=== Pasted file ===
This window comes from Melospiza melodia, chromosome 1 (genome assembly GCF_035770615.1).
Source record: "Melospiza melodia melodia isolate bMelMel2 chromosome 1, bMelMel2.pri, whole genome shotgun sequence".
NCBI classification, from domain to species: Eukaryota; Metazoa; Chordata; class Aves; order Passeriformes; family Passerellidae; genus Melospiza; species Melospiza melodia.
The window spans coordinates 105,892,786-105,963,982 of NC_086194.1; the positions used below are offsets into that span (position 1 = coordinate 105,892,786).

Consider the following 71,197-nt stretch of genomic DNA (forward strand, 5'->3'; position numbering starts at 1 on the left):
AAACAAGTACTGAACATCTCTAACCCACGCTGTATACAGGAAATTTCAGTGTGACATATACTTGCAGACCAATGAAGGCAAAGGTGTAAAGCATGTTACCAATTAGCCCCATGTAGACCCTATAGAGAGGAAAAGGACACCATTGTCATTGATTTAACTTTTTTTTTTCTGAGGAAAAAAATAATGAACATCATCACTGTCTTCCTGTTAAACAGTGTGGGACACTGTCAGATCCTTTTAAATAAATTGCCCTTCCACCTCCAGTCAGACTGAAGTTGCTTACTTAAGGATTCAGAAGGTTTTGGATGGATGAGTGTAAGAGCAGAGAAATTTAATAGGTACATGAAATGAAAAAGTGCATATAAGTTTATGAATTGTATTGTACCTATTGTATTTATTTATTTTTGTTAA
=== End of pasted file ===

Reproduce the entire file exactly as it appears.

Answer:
This window comes from Melospiza melodia, chromosome 1 (genome assembly GCF_035770615.1).
Source record: "Melospiza melodia melodia isolate bMelMel2 chromosome 1, bMelMel2.pri, whole genome shotgun sequence".
NCBI classification, from domain to species: Eukaryota; Metazoa; Chordata; class Aves; order Passeriformes; family Passerellidae; genus Melospiza; species Melospiza melodia.
The window spans coordinates 105,892,786-105,963,982 of NC_086194.1; the positions used below are offsets into that span (position 1 = coordinate 105,892,786).

Consider the following 71,197-nt stretch of genomic DNA (forward strand, 5'->3'; position numbering starts at 1 on the left):
AAACAAGTACTGAACATCTCTAACCCACGCTGTATACAGGAAATTTCAGTGTGACATATACTTGCAGACCAATGAAGGCAAAGGTGTAAAGCATGTTACCAATTAGCCCCATGTAGACCCTATAGAGAGGAAAAGGACACCATTGTCATTGATTTAACTTTTTTTTTTCTGAGGAAAAAAATAATGAACATCATCACTGTCTTCCTGTTAAACAGTGTGGGACACTGTCAGATCCTTTTAAATAAATTGCCCTTCCACCTCCAGTCAGACTGAAGTTGCTTACTTAAGGATTCAGAAGGTTTTGGATGGATGAGTGTAAGAGCAGAGAAATTTAATAGGTACATGAAATGAAAAAGTGCATATAAGTTTATGAATTGTATTGTACCTATTGTATTTATTTATTTTTGTTAA